On February 6, the XXII Olympic Winter Games began. A geopolitically tense atmosphere prevails.

Security is extremely tight. It's prioritized for good reason. Terrorist attacks are possible. Don't discount potential Washington shenanigans.

Perhaps raining on Putin's parade is planned. Obama may want him embarrassed. False flags are a longstanding US tradition. Will Sochi be Washington's next target? The fullness of time will tell.

It's a virtual armed camp. Measures in place are unprecedented. Around $2 billion was spent on security.

Ahead of February 6, around 23,000 personnel assured proper measures were in place as planned.

Tens of thousands of police officers are deployed. They're backed by helicopters, drones, gunboats, submarines, and 70,000 Russian troops.

Hundreds of Cossacks are involved. They'll check IDs. They'll detain suspects. Sochi's proximity to the North Caucasus raised concerns.

Islamist jihadists named it a target. They're US assets. They're used strategically. Washington used likeminded ones against Soviet Russia in Afghanistan.

Libya was targeted this way. They comprise America's anti-Syrian proxy death squads.

Russia raised concerns after December Volgograd bombings killed 34 people. Were Washington's dirty hands involved?

Is something similar planned for Sochi? Hegemons operate this way. America is by far the worst. Anything ahead is possible.

According to Sochi Organizing Committee chairman Dmitry Chernyshenko:

"Terrorism is a global threat, and for terrorism there is no boundaries, no territories, but here in Sochi from the very beginning of the construction phase the state authorities did their utmost to prepare special measures, starting from the screening of raw materials, checking all the venues and preparing far-reaching security measures to provide the safest ever environment here."

A controlled zone was established. It covers 60 kilometers. It runs along the coast. It extends 25 kilometers inland.

It includes all venues. They're heavily guarded. The entire area is for authorized visitors only.

Western anti-Russian sentiment persists. Cold War politics continues. Putin bashing is featured. He's not about to roll over for Washington.

He wants rule of law principles respected. He opposes Western imperialism. He's against meddling in the internal affairs of Russia, Syria, Ukraine and other nations.

He stresses Moscow's "independent foreign policy." He affirms the "inalienable right to security for all states, the inadmissibility of excessive force, and unconditional observance of international law."

He and Obama disagree on fundamental geopolitical issues. Key is national sovereignty. So are war and peace. America claims a divine right to fight. Putin prioritizes diplomatic conflict resolution.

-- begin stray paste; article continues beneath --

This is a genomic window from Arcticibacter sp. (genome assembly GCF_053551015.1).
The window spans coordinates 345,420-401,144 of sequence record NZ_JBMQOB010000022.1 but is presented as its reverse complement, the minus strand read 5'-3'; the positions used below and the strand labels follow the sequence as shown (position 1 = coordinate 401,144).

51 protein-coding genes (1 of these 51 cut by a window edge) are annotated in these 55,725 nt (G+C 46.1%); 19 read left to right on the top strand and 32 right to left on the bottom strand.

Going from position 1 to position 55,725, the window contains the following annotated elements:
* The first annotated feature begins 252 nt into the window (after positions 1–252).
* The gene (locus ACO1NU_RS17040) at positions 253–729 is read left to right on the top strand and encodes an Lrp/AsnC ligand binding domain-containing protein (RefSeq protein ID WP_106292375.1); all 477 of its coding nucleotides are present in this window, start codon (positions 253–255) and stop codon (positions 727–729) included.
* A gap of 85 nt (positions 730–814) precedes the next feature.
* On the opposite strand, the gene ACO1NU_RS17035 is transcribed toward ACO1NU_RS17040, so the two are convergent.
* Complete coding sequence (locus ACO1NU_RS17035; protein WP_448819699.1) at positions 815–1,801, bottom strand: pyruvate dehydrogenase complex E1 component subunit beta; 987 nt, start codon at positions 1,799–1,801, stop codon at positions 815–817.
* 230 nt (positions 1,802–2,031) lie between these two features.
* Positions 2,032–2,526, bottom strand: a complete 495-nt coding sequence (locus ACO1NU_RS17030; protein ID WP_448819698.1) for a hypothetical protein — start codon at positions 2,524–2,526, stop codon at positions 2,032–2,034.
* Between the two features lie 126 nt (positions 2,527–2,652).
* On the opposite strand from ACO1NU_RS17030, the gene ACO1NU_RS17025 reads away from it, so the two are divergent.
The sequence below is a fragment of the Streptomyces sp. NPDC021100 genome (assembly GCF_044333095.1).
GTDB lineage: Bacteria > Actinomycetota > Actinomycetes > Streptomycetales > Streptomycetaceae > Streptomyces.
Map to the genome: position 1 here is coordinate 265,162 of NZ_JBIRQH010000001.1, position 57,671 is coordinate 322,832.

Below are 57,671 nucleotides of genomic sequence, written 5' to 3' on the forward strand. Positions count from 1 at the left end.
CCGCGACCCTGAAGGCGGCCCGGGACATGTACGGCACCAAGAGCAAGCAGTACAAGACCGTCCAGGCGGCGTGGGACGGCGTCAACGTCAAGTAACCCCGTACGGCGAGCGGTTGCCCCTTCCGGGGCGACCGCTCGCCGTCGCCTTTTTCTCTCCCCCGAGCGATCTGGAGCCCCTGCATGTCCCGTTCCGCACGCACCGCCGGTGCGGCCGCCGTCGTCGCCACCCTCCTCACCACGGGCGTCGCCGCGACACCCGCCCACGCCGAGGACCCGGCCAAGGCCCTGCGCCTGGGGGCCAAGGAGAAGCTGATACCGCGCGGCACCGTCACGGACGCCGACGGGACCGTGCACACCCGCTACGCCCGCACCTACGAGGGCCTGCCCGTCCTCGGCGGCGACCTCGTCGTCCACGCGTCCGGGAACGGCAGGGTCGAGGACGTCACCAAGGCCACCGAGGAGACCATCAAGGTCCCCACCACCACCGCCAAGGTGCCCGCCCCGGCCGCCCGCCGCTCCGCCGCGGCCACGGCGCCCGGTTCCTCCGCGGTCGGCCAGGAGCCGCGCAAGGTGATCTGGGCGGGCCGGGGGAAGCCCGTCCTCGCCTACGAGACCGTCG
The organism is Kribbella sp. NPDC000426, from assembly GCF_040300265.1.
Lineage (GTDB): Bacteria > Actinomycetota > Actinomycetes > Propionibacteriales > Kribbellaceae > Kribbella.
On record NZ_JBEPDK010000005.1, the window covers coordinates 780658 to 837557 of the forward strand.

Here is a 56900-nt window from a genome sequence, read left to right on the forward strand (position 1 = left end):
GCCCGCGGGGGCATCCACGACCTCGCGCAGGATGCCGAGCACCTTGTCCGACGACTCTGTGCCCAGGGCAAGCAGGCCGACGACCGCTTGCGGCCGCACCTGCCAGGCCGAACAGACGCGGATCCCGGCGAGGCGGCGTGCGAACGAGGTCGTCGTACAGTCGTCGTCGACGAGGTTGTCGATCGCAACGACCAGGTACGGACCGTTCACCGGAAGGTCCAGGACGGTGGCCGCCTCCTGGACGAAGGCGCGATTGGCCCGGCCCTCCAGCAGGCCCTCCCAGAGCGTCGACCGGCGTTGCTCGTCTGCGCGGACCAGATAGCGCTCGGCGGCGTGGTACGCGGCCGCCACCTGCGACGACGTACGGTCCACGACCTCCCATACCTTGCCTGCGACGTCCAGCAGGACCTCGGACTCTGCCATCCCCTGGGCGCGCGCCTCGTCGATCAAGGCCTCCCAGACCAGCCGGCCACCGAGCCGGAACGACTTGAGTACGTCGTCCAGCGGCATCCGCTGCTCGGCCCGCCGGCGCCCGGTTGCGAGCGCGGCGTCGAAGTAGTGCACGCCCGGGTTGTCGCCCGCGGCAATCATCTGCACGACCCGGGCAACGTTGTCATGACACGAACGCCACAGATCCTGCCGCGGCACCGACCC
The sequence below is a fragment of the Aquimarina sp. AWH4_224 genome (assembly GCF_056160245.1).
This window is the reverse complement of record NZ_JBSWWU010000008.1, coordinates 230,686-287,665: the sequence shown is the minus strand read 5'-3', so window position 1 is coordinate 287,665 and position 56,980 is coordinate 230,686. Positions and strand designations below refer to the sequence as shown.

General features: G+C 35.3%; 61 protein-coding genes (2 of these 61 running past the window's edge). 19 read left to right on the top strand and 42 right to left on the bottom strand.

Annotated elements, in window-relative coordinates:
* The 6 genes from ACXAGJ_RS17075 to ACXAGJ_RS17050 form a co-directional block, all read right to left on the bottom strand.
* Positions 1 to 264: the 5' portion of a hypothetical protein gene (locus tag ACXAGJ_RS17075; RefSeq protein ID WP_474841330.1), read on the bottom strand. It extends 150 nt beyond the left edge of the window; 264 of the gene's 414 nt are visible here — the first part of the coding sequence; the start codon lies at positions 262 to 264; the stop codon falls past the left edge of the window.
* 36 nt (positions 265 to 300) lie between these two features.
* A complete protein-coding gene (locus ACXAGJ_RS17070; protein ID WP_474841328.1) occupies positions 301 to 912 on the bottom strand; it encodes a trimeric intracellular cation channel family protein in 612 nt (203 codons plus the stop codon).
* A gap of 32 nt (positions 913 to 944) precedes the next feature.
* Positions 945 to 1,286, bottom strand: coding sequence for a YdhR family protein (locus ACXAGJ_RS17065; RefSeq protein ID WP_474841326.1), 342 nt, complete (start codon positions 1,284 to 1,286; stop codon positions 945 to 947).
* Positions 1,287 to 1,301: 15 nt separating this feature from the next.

Disagreements between both countries play out in dueling agendas. Washington notoriously plays hardball. Putin protects Russia's national interests. They're too important to sacrifice.

US media scoundrels target him. They vilify him. They mischaracterize him. They call him a Russian strongman. They make all kinds of baseless accusations.

Lies, damns lies and misinformation substitute for truth and full disclosure. They want him embarrassed. They're raining on his Sochi parade.

On February 6, the Financial Times headlined "Putin gambles all on creation myth behind Sochi."

"I am particularly pleased to see what is happening here because I chose this place myself," he said.

"It must have been in 2001 or 2002," he added. "(W)e were driving around and arrived at this brook, and I said: 'Let's start from here.' That's how it all began."

Putin staked much on the games, said the FT. George Washington University's Sufian Zhemukhov said "(i)f all goes well, (he'll) be seen as the leader who resurrected Russia."

Failure perhaps won't be forgiven, he added. His forthrightness for peace "made him a force on the world stage," said the FT.

A January Levada Center poll showed he'd be elected today by a wide margin. At the same time, his overall support dropped.
Excluding undecided respondents, its "higher than ever."

He's taking no chances. He's going all out to make Sochi successful. FT comments were tame compared to America's media.

The Wall Street Journal headlined "The Putin Games." He wants them to "showcase...modern Russia."

"(H)e succeeded (but) not as he intended...What could go wrong?" Sochi is the most expensive Olympics in history.

Around $50 billion was spent. It's five times the original estimate. It's double what Britain's 2012 summer games cost. It's a fourth more than China spent in 2008.

Much of Sochi's cost related to building vital infrastructure. It had to be done from scratch. Doing so added enormously to costs.

Major projects are expensive. According to Journal editors, "(t)he games are proving to be a case study in the Putin political and economic method."

They claim billions of dollars "lost to corruption." They provide no evidence proving it. They said "Russians call this Olympiad the Korimpiad."

More Putin bashing followed. It's standard scoundrel media practice. Journal editors feature it.